Easy Ideas for Virtual Shopping with Interactive Elements

October 19, 2010

With 3D renderings and 3D walkthroughs being all the rage in terms of presentations for architectural firms isnt it about time for 3D walkthroughs and virtual shopping to come hand in hand in creating the best possible virtual shopping experience.

Here are some great ideas for when the next evolution of virtual shopping begins.

One of the things that virtual shoppes can enjoy is the almost lifelike interactivity between them and the shops or between themselves and the products that they are interested in purchasing.

A research team from the electronics giant Philips have come up with a great way to ease the virtual shopping experience.

When coupled nicely with a great looking 3D rendering, the shopping glass technology will be a great help for the virtual shoppers who would like to see the nitty gritty details on the products that they would want to purchase.

The shopping glass technology can also give added information to virtual shoppers anywhere in the world with just a touch of a button or a mouseclick.

Another great interactive service idea that virtual shopping can also provide a shoppers with an interactive wall such as this…

With this interactive wall added to a virtual shopping mall, shoppers can easily meet other people with the same taste in fashion among other things while also at the same time easily send suggestions and reactions to shopkeepers and shop owners.

These are only some futuristic yet practical ideas that can be incorporated and executed properly for virtual shopping.

Attending College in a 3D Virtual World

November 25, 2007

3Dwalkthroughs.com has been finding many examples of universities building a virtual presence in Second Life. Similar to the virtual trade shows we have seen, 3D virtual classrooms are not trying to totally replace their real life counterparts, rather complement them.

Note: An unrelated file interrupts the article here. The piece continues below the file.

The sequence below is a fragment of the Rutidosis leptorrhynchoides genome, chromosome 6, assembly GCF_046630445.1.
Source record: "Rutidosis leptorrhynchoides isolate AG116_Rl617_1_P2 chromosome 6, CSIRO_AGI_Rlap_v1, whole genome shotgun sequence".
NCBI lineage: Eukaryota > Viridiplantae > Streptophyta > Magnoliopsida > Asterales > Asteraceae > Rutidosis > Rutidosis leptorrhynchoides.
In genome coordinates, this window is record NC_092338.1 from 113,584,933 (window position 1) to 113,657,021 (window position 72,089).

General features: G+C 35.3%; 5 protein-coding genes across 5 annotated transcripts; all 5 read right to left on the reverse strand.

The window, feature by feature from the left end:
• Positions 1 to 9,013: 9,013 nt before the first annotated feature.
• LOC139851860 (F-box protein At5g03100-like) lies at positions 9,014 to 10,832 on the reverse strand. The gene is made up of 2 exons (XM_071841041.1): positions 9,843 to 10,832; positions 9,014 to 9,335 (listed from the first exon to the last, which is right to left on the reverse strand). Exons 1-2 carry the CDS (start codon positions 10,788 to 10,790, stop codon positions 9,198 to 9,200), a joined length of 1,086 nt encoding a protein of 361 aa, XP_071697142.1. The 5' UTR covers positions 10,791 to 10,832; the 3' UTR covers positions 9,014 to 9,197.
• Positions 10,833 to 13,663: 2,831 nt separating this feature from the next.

Integrating 3D virtual classrooms into a universities curriculum allows the teacher to reach a larger audience in a more immersive way than just posting text and photos on a schools intranet.

Some 300 schools, with about 4,200 educators from around the world, are now taking part, said Claudia L’Amoreaux of Linden Lab (creators of Second Life). Stanford University recently developed a new Second Life site that includes a virtual library. Stanford’s School of Education and the humanities lab also have sites.

“The 3D Internet is this immersive place and it’s very different than any kind of Web-based learning,” L’Amoreaux said.

Schools such as the University of North Carolina-Chapel Hill are even creating virtual school pharmacies and planetariums or interactive library catalogs and book-loaning projects.

For San Jose State, building a virtual campus gave distance learners a sense of “being present,” said Linda Main, associate director of the School of Library and Information Science and a professor at San Jose State for 21 years.

Main said the school’s virtual campus has allowed its small library program to offer more courses to a wider range of students, who come from more than nine countries. Fifty percent live in Southern California.

The virtual campus “has changed the whole concept of place – there’s no need to move here to become a librarian,” Main said.

Next fall, Main said, the department is going to make it a requirement for students to include a Second Life component.

Source: Mercurynews.com

3Dwalkthroughs.com believes that just like virtual trade shows, many new applications will be launched specifically focused on 3D virtual universities. These new applications will address and overcome any limitations existing in Second Life, and provide an even more valuable and interactive 3D learning experience.

Happy Thanksgiving From 3DWalkthroughs.com

November 23, 2007

The entire staff at 3Dwalkthroughs.com hopes all of our friends, family and clients had a very Happy Thanksgiving.

As everyone knows, the day after Thanksgiving is called Black Friday. Do you know why? Black Friday, the day after Thanksgiving in the United States, is historically one of the busiest retail shopping days of the year.

The origins of the name Black Friday are fuzzy but there are 2 popular theories as to its origin.

Theory 1- Stores do enough business during the holiday season, which officially begins on Black Friday,taking their financial position from being in the negative(red) to turning a profit(black).

Theory 2- The name Black Friday comes from the stress that one might experience during the holiday season due to the shopping with the crowds.

Ding,ding, ding…we have a winner. While theory 1 might be true, theory 2 seems a lot more appropriate.

We are looking forward to the day when 3D virtual shopping is as common as making a purchase on a site like Amazon. As computer processing speeds are improved and we continue to move towards an immersive 3D internet, a new theory for Black Friday might evolve. One which involves carpal tunnel syndrome or the depression that comes with credit card debt.